skip to primary navigationskip to content
 

How can smart technologies meet the demand of an ageing population?

The increase in the proportion of older people has been described as “one of the most significant social transformations of the twenty-first century” (United Nations, 2015), with huge implications for government health and social care budgets. Our research for the Dunhill Medical Trust, which starts in October 2019, will collect data about 'smart' home technologies in order to understand how these innovations support wellbeing and independent living.

Technological developments may help to meet the challenge of an ageing population through products and services which assist older people to live independently in their own homes: ‘smart' homes with embedded third generation telecare technologies may allow older people to ‘age in place’ and enjoy higher quality of life, rather than having to move to residential care.


There are potential benefits of enabling older people to ‘age in place’. Most older people prefer to grow old within their own home because it provides them with a sense of independence, security, privacy and comfort, which may be beneficial for their wellbeing and quality of life. There are of course financial benefits of enabling older people to remain in their own homes, as this is far more cost-effective than funding residential or nursing care.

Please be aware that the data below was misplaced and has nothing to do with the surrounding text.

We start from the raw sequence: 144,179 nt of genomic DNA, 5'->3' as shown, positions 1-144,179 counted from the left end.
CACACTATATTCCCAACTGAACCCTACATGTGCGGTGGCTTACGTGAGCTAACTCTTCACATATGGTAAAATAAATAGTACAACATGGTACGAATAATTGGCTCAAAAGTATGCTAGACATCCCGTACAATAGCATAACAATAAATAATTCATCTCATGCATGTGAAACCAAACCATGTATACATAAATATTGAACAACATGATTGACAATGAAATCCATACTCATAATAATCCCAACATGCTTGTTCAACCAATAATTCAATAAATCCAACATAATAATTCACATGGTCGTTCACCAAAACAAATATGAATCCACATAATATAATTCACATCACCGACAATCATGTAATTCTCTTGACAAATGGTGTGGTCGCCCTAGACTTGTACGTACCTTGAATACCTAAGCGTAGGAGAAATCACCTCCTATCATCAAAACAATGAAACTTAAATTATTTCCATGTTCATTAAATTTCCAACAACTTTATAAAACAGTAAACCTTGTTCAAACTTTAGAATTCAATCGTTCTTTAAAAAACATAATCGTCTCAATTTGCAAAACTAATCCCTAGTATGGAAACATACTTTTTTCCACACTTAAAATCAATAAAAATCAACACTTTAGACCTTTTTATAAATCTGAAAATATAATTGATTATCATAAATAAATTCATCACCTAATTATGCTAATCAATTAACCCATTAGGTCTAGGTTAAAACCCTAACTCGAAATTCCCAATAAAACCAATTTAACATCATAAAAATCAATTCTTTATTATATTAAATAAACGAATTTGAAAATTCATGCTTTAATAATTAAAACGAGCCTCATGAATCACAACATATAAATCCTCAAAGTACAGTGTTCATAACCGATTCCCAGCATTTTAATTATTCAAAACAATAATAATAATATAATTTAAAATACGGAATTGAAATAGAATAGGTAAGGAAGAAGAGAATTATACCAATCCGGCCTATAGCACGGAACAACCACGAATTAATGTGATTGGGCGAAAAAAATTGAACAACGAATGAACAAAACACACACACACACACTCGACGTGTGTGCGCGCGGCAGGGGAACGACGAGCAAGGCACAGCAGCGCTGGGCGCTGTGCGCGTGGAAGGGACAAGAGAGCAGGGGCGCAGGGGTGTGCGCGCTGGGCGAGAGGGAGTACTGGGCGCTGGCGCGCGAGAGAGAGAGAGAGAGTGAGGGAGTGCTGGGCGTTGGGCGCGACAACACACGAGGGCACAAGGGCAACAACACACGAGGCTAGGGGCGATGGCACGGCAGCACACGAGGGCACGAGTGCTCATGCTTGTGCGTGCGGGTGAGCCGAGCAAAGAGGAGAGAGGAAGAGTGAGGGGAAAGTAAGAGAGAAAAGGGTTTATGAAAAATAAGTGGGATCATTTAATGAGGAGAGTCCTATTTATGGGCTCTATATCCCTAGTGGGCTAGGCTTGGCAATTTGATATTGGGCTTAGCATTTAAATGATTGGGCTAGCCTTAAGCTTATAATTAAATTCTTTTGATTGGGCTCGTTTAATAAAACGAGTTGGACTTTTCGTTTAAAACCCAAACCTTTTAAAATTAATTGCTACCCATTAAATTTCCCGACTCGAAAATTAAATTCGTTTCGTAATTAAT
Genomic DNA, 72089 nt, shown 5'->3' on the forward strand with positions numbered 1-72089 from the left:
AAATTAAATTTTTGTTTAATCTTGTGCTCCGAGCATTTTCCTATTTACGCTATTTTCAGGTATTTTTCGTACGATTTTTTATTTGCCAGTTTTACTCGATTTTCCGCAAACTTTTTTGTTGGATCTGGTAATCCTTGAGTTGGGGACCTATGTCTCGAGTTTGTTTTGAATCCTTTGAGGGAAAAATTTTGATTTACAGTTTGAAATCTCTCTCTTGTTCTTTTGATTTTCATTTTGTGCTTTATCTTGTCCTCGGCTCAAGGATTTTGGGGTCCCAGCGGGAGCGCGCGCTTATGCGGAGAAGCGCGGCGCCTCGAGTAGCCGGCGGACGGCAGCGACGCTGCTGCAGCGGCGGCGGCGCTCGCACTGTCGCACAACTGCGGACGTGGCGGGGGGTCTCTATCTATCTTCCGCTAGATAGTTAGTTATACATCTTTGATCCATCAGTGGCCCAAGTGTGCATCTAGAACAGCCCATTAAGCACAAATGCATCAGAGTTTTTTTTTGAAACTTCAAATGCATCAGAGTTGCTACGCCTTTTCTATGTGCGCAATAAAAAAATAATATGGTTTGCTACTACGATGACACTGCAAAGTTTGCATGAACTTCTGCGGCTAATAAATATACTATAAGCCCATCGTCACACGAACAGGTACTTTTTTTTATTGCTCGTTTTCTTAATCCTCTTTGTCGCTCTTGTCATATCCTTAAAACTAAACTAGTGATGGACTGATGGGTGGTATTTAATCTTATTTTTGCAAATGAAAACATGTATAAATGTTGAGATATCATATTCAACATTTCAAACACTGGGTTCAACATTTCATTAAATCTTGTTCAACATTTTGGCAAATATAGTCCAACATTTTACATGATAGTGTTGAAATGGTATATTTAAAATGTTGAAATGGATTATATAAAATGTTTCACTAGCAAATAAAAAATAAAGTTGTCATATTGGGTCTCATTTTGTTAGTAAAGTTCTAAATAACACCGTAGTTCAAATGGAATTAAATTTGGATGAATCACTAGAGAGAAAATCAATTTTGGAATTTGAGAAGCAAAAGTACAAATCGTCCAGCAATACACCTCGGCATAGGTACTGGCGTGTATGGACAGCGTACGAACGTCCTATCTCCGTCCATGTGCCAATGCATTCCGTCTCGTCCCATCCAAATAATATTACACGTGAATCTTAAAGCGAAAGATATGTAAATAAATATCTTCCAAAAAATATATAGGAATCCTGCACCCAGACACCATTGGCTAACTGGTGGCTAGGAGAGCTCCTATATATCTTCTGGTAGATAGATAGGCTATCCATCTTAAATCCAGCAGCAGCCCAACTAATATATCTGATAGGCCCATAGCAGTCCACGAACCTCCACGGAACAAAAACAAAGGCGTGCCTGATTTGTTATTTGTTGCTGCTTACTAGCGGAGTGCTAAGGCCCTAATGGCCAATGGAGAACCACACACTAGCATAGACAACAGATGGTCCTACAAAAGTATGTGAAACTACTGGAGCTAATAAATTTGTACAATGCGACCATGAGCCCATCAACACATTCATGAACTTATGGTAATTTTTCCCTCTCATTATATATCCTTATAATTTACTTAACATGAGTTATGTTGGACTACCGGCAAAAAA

However, there is little evidence of how they are used and if and how they help older people to live well independently and enjoy a higher quality of life. The aim of this study is to fill this gap by collecting data about how these 'smart' home technologies are used by older people, and to determine what outcomes can be achieved in terms of improved wellbeing and successful independent living. In addition to a desk based review, we will conduct interviews with 'smart' home and technology providers, and with private and public sector stakeholders. A key part of the research will be case studies of housing where residents live in 'smart' housing an/or use telecare or telehealth technologies, including interviews with older people, their family members and care staff.


The research will help us to determine how such technologies could be improved or used more widely, and how they can be successfully embedded within peoples’ homes to best meet the complex and diverse needs of an ageing population.

CCHPR Contact

Project Start Date

October 2019